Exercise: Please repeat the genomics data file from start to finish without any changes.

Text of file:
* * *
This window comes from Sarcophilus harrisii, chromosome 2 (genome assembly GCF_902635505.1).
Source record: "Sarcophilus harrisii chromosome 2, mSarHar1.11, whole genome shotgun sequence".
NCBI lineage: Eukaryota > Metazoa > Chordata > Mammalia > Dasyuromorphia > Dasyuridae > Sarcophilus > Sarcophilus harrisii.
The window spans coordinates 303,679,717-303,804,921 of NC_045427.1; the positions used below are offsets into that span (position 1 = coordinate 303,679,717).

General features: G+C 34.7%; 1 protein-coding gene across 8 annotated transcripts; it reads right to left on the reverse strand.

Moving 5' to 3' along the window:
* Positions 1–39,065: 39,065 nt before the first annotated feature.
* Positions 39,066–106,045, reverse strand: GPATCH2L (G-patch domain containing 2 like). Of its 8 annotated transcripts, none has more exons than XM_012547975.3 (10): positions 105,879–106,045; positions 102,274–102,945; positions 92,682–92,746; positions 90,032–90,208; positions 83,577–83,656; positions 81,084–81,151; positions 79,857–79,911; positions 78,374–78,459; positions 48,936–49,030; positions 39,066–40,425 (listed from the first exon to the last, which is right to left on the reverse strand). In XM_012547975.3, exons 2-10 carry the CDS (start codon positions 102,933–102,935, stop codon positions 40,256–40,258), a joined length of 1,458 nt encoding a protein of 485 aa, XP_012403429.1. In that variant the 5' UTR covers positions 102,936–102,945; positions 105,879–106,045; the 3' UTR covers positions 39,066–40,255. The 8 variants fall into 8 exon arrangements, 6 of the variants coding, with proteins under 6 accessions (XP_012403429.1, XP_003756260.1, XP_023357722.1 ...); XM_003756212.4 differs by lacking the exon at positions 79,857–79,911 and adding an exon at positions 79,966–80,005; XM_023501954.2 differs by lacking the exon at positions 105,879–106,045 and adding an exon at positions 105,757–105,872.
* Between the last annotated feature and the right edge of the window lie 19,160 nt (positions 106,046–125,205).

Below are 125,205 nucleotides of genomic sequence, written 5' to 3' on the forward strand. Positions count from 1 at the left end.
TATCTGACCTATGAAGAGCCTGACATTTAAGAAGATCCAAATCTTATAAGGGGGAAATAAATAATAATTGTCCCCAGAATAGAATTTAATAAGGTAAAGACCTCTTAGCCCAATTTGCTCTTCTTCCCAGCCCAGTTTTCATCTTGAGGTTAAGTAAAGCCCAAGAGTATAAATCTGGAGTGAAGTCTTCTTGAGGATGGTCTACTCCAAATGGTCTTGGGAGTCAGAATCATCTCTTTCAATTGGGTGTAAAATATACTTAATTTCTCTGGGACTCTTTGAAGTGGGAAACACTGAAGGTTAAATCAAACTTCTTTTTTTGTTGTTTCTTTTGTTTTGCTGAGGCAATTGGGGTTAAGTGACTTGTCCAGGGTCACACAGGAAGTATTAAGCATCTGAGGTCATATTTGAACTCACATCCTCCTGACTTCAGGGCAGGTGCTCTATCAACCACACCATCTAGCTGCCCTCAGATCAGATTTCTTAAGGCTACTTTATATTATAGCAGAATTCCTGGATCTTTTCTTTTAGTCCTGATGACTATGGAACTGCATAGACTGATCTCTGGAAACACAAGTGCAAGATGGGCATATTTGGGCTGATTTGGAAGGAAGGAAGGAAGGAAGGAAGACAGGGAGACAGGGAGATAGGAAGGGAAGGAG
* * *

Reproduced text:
This window comes from Sarcophilus harrisii, chromosome 2 (genome assembly GCF_902635505.1).
Source record: "Sarcophilus harrisii chromosome 2, mSarHar1.11, whole genome shotgun sequence".
NCBI lineage: Eukaryota > Metazoa > Chordata > Mammalia > Dasyuromorphia > Dasyuridae > Sarcophilus > Sarcophilus harrisii.
The window spans coordinates 303,679,717-303,804,921 of NC_045427.1; the positions used below are offsets into that span (position 1 = coordinate 303,679,717).

General features: G+C 34.7%; 1 protein-coding gene across 8 annotated transcripts; it reads right to left on the reverse strand.

Moving 5' to 3' along the window:
* Positions 1–39,065: 39,065 nt before the first annotated feature.
* Positions 39,066–106,045, reverse strand: GPATCH2L (G-patch domain containing 2 like). Of its 8 annotated transcripts, none has more exons than XM_012547975.3 (10): positions 105,879–106,045; positions 102,274–102,945; positions 92,682–92,746; positions 90,032–90,208; positions 83,577–83,656; positions 81,084–81,151; positions 79,857–79,911; positions 78,374–78,459; positions 48,936–49,030; positions 39,066–40,425 (listed from the first exon to the last, which is right to left on the reverse strand). In XM_012547975.3, exons 2-10 carry the CDS (start codon positions 102,933–102,935, stop codon positions 40,256–40,258), a joined length of 1,458 nt encoding a protein of 485 aa, XP_012403429.1. In that variant the 5' UTR covers positions 102,936–102,945; positions 105,879–106,045; the 3' UTR covers positions 39,066–40,255. The 8 variants fall into 8 exon arrangements, 6 of the variants coding, with proteins under 6 accessions (XP_012403429.1, XP_003756260.1, XP_023357722.1 ...); XM_003756212.4 differs by lacking the exon at positions 79,857–79,911 and adding an exon at positions 79,966–80,005; XM_023501954.2 differs by lacking the exon at positions 105,879–106,045 and adding an exon at positions 105,757–105,872.
* Between the last annotated feature and the right edge of the window lie 19,160 nt (positions 106,046–125,205).

Below are 125,205 nucleotides of genomic sequence, written 5' to 3' on the forward strand. Positions count from 1 at the left end.
TATCTGACCTATGAAGAGCCTGACATTTAAGAAGATCCAAATCTTATAAGGGGGAAATAAATAATAATTGTCCCCAGAATAGAATTTAATAAGGTAAAGACCTCTTAGCCCAATTTGCTCTTCTTCCCAGCCCAGTTTTCATCTTGAGGTTAAGTAAAGCCCAAGAGTATAAATCTGGAGTGAAGTCTTCTTGAGGATGGTCTACTCCAAATGGTCTTGGGAGTCAGAATCATCTCTTTCAATTGGGTGTAAAATATACTTAATTTCTCTGGGACTCTTTGAAGTGGGAAACACTGAAGGTTAAATCAAACTTCTTTTTTTGTTGTTTCTTTTGTTTTGCTGAGGCAATTGGGGTTAAGTGACTTGTCCAGGGTCACACAGGAAGTATTAAGCATCTGAGGTCATATTTGAACTCACATCCTCCTGACTTCAGGGCAGGTGCTCTATCAACCACACCATCTAGCTGCCCTCAGATCAGATTTCTTAAGGCTACTTTATATTATAGCAGAATTCCTGGATCTTTTCTTTTAGTCCTGATGACTATGGAACTGCATAGACTGATCTCTGGAAACACAAGTGCAAGATGGGCATATTTGGGCTGATTTGGAAGGAAGGAAGGAAGGAAGGAAGACAGGGAGACAGGGAGATAGGAAGGGAAGGAG